Some thoughts on teaching with Pinterest [from the archives]

This post was originally published in 2011.

Recently, a friend introduced me to Pinterest, an online pinboard tool designed for creating a network of people sharing great ideas, resources, and information. It’s rare that I find a new online tool through my personal network rather than my professional network, so I have been eager to examine Pinterest’s educational and professional possibilities. In this post, I will talk about some of Pinterest’s key features and outline ideas for using it in teaching and learning.

First, a confession: I’m pretty crazy about Pinterest. Though I was hesitant to adopt another online tool, I was immediately drawn into Pinterest’s interface and network. Here is what makes Pinterest so great:

1. Emphasis on visuals and visual appeal

Pinterest is driven by visuals. Users compile topical resources and pin them to their pinboards. Each pin features an image, which helps users to quickly find topics and resources that interest them. For instance, here is a board that I created featuring all of the DIY projects I want to complete…someday. The pinboard features image after image of items that I have placed in my DIY Woman category.

I can think of several immediate applications of Pinterest to teaching and learning, primarily in disciplines that rely heavily on visuals and visual art. I can envision an art history professor or an architecture professor asking students to contribute to a shared pinboard. View this Architecture pinboard to see what the board of an architecture student may look like. I can also see students in the hospitality industry making travel and hotel pinboards, biology students posting images of animals (classified by genus, phylum, class, etc), or education students posting links to lesson plan ideas. A high school friend of mine, a librarian in Tennessee, posts great library-related lesson plans to her pinboards.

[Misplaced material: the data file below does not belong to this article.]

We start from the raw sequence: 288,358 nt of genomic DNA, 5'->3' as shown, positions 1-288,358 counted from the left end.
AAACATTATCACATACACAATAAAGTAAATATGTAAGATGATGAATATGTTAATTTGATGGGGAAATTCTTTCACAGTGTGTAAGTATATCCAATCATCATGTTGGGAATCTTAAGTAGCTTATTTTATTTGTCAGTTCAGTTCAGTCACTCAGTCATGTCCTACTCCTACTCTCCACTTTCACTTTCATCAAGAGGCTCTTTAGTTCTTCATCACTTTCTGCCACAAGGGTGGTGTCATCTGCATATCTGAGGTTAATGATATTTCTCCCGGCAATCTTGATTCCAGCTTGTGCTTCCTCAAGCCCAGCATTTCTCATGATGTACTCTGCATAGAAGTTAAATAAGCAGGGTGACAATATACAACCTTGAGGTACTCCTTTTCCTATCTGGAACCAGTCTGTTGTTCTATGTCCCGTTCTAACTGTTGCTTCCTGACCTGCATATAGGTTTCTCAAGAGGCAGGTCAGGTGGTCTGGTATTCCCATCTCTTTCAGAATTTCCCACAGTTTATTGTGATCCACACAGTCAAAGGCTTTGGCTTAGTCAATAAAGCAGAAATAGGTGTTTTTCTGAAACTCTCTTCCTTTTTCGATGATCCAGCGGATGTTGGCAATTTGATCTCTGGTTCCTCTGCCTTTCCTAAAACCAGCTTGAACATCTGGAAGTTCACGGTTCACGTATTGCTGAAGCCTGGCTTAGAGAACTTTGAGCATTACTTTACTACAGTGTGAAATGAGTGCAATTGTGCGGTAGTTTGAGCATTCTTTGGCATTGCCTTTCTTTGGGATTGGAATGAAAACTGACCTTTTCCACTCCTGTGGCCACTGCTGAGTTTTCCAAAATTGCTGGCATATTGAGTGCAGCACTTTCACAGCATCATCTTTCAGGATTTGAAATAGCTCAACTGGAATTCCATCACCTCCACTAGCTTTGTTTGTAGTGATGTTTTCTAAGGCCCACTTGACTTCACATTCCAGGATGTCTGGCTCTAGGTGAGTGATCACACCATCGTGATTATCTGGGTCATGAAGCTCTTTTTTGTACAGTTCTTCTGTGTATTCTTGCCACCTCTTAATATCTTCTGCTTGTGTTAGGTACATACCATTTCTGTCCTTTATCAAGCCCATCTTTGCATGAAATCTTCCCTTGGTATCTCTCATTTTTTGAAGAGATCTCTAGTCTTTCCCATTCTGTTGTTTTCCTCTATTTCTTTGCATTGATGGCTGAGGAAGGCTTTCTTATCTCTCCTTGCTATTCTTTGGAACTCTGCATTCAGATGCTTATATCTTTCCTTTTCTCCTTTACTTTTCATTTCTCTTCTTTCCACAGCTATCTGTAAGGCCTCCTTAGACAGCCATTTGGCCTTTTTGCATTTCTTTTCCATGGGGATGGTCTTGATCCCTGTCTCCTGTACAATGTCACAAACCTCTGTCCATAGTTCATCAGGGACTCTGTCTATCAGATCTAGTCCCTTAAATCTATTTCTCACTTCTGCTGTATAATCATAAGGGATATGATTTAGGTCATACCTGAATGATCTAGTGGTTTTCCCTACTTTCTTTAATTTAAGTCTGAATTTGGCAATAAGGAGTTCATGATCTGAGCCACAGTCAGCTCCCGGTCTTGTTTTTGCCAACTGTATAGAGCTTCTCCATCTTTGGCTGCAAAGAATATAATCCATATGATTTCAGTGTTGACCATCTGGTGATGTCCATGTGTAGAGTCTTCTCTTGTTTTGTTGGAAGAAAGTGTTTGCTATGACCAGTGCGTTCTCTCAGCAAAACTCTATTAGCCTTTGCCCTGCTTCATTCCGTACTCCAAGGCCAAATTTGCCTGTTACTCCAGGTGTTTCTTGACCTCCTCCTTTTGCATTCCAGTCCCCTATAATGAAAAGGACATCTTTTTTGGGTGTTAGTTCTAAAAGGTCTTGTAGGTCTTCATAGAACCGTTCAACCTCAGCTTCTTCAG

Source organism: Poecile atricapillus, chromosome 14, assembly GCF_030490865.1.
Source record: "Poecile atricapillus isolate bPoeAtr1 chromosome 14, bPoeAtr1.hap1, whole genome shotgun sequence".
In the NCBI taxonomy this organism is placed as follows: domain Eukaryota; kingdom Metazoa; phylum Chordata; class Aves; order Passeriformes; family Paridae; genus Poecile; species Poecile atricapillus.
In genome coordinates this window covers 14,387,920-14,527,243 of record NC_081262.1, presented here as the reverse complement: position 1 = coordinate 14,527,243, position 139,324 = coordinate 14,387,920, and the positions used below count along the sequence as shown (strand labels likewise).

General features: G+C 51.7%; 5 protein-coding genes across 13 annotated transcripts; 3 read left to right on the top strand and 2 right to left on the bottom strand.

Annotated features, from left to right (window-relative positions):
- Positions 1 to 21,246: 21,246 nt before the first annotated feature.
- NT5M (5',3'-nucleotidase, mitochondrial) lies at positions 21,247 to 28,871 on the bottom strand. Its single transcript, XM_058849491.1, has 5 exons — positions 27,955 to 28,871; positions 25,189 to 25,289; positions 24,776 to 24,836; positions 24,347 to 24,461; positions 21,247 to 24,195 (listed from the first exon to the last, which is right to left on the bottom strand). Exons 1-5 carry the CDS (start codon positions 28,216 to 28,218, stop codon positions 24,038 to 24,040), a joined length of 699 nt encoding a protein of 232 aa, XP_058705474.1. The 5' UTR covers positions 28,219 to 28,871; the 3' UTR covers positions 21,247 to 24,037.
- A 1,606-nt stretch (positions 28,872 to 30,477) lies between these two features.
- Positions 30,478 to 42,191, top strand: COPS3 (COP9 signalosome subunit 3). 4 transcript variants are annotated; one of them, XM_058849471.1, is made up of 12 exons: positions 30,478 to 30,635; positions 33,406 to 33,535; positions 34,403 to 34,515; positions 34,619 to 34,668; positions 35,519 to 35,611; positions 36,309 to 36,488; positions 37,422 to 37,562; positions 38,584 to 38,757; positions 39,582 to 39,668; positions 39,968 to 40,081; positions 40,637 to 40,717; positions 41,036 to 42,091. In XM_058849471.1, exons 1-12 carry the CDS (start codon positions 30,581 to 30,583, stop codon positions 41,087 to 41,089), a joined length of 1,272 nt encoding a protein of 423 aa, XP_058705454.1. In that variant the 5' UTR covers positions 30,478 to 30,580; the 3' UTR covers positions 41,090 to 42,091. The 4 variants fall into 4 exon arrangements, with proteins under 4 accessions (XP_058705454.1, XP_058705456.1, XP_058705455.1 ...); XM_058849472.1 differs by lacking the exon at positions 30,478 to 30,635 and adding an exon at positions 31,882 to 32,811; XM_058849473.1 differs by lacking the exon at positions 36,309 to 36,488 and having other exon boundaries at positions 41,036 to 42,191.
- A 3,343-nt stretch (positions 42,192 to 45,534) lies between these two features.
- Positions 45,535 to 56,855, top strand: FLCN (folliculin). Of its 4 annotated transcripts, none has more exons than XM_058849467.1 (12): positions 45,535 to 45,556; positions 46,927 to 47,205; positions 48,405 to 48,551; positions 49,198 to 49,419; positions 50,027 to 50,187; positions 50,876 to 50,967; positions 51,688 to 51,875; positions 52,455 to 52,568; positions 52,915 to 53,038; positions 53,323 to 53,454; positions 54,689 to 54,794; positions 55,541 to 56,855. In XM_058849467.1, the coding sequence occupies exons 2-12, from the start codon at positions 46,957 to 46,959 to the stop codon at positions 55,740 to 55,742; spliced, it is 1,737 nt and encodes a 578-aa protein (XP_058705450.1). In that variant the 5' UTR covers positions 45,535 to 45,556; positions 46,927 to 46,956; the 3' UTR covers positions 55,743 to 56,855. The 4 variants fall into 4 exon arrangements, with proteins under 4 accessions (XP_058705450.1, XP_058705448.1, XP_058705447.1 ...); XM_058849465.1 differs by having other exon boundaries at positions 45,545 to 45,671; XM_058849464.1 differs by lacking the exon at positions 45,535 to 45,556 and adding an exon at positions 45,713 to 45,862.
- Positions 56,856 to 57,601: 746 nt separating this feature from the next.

2. Easy collecting and sharing of topics, ideas, and interests

Pinterest allows users to collect and share resources easily, via the Pinterest website or the Pinterest mobile app. When you see a pin that you like, you can repin it to one of your pinboards. Users can categorize their pins to specific pinboards (e.g., Places I Want to Travel) or collaboratively contribute pins to shared boards. For example, here is a board that a friend and I share to collect resources for our canning projects.

For classes, pinboards and shared pinboards may allow students to collect and share resources that contribute to their learning. For instance, in a business marketing course, students can post iconic business images to shared boards as part of a group project. Students in a technical writing class might create boards that feature exemplary practices in writing DIY instructions. Instructors may even consider collaborating on shared Pinterest boards with faculty colleagues at Texas Wesleyan or other institutions. I anticipate that I will be writing a “Using Pinterest for Professional Development” post in the near future. In the meantime, feel free to request access to this Teaching in Higher Education pinboard and start sharing resources today!

3. Easy management and organization of resources

For the most part, I use Pinterest to collect and manage resources that I want to use at a later date. Though Pinterest is designed to help you create a sharing network, you can also use it as a type of bookmark collector. Consider doing this when you are designing your spring courses, particularly if you plan to use several online resources. You can compile those resources on a pinboard and use them as you need them. You can also share that course planning pinboard with students, even allow them to contribute to it, to create a course repository for that class and future classes. My one caution: Pinterest requires that you select an image to accompany the links you pin, so be sure to pin resources that have images.

If you plan to use Pinterest in the near future, I would recommend that you download the browser tool called the “Pin It Button.” This button on your browser toolbar will allow you to quickly pin web-based resources to your pinboards. Get the button and learn more about using it here.

Do you use Pinterest for personal or professional uses? Please share your thoughts on using Pinterest for teaching and learning! Happy pinning!

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